Feedback on previous columns
Regarding the April 10 letter “Carbon and cork,” where the guy wanted to change out his upcoming carbon rims with his aluminum rims freely, since he most likely had to readjust the pads anyway, it takes only a few seconds extra to change out the pad. You said this and mentioned the ease (Shimano, SRAM) and difficulty (Campy) of this. I think, forget changing the pads. Have a set of spare pads already in spare holders. Just change out the holder. Even easier.
Great idea. Pricier, but if you’ve already popped for all-carbon wheels, that expense will be irrelevant, and the time savings over many changes will be enormous.
This is in response to the article on carbon seat posts seized in aluminum seat tubes. I have an additional tip that proved very successful. I first tried heating as described, but no luck. Then a buddy suggested creating an even bigger temperature differential by crushing little pieces of dry ice and pouring them into the seat tube. Leave it for 10 minutes and let it get real, real cold on the inside, then heat on the outside. Voila — the post slipped right off!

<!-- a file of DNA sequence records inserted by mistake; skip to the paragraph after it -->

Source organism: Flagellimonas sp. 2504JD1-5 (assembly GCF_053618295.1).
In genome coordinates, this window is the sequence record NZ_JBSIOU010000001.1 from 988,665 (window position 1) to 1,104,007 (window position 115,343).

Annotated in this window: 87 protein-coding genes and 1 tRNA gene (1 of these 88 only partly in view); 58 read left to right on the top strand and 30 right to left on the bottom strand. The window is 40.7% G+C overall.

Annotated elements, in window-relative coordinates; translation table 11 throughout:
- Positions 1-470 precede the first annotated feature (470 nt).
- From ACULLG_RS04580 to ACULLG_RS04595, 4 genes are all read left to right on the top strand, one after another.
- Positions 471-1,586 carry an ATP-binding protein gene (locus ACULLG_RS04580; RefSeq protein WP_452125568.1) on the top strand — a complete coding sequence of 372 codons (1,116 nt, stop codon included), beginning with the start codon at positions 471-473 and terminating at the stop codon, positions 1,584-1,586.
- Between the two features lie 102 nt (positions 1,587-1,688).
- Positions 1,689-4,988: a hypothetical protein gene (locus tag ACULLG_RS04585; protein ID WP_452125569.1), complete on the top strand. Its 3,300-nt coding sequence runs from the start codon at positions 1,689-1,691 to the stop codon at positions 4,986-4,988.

VeloNews technical writer Lennard Zinn is a frame builder (www.zinncycles.com),a former U.S. national team rider and author of numerous books on bikesand bike maintenance including the pair of successful maintenance guides”Zinnand the Art of Mountain Bike Maintenance” and “Zinnand the Art of Road Bike Maintenance” as well as “Zinn’sCycling Primer: Maintenance Tips and Skill Building for Cyclists.”
Zinn’s VeloNews.com column is devoted to addressing readers’ technicalquestions about bikes, their care and feeding and how we as riders canuse them as comfortably and efficiently as possible. Readers can send brieftechnical questions directly to Zinn (firstname.lastname@example.org)Zinn’s column appears each Tuesday here on VeloNews.com.